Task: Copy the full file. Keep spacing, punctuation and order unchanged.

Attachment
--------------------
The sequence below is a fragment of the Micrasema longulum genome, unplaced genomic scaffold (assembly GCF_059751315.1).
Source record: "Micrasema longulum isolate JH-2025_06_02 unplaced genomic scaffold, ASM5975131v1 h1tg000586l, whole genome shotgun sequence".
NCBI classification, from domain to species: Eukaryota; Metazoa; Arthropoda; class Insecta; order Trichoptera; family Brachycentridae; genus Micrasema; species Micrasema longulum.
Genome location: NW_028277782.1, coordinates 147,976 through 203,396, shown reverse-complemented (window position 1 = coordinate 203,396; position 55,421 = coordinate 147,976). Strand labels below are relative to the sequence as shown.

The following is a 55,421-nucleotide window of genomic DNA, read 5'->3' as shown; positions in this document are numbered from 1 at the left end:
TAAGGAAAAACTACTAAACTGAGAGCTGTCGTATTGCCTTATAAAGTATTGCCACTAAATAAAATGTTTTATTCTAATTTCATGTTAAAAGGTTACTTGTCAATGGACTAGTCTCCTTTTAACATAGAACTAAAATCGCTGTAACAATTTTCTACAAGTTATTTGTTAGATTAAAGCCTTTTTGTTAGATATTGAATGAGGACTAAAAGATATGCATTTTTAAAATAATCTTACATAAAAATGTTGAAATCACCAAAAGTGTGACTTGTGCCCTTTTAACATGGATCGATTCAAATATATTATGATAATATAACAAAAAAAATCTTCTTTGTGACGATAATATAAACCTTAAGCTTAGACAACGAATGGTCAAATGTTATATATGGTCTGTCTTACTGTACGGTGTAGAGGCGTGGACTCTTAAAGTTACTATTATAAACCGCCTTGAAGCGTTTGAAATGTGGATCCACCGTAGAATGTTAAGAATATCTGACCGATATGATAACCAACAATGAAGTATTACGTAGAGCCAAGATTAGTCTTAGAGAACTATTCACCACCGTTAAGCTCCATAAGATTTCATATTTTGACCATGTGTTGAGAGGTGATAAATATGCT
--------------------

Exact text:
The sequence below is a fragment of the Micrasema longulum genome, unplaced genomic scaffold (assembly GCF_059751315.1).
Source record: "Micrasema longulum isolate JH-2025_06_02 unplaced genomic scaffold, ASM5975131v1 h1tg000586l, whole genome shotgun sequence".
NCBI classification, from domain to species: Eukaryota; Metazoa; Arthropoda; class Insecta; order Trichoptera; family Brachycentridae; genus Micrasema; species Micrasema longulum.
Genome location: NW_028277782.1, coordinates 147,976 through 203,396, shown reverse-complemented (window position 1 = coordinate 203,396; position 55,421 = coordinate 147,976). Strand labels below are relative to the sequence as shown.

The following is a 55,421-nucleotide window of genomic DNA, read 5'->3' as shown; positions in this document are numbered from 1 at the left end:
TAAGGAAAAACTACTAAACTGAGAGCTGTCGTATTGCCTTATAAAGTATTGCCACTAAATAAAATGTTTTATTCTAATTTCATGTTAAAAGGTTACTTGTCAATGGACTAGTCTCCTTTTAACATAGAACTAAAATCGCTGTAACAATTTTCTACAAGTTATTTGTTAGATTAAAGCCTTTTTGTTAGATATTGAATGAGGACTAAAAGATATGCATTTTTAAAATAATCTTACATAAAAATGTTGAAATCACCAAAAGTGTGACTTGTGCCCTTTTAACATGGATCGATTCAAATATATTATGATAATATAACAAAAAAAATCTTCTTTGTGACGATAATATAAACCTTAAGCTTAGACAACGAATGGTCAAATGTTATATATGGTCTGTCTTACTGTACGGTGTAGAGGCGTGGACTCTTAAAGTTACTATTATAAACCGCCTTGAAGCGTTTGAAATGTGGATCCACCGTAGAATGTTAAGAATATCTGACCGATATGATAACCAACAATGAAGTATTACGTAGAGCCAAGATTAGTCTTAGAGAACTATTCACCACCGTTAAGCTCCATAAGATTTCATATTTTGACCATGTGTTGAGAGGTGATAAATATGCT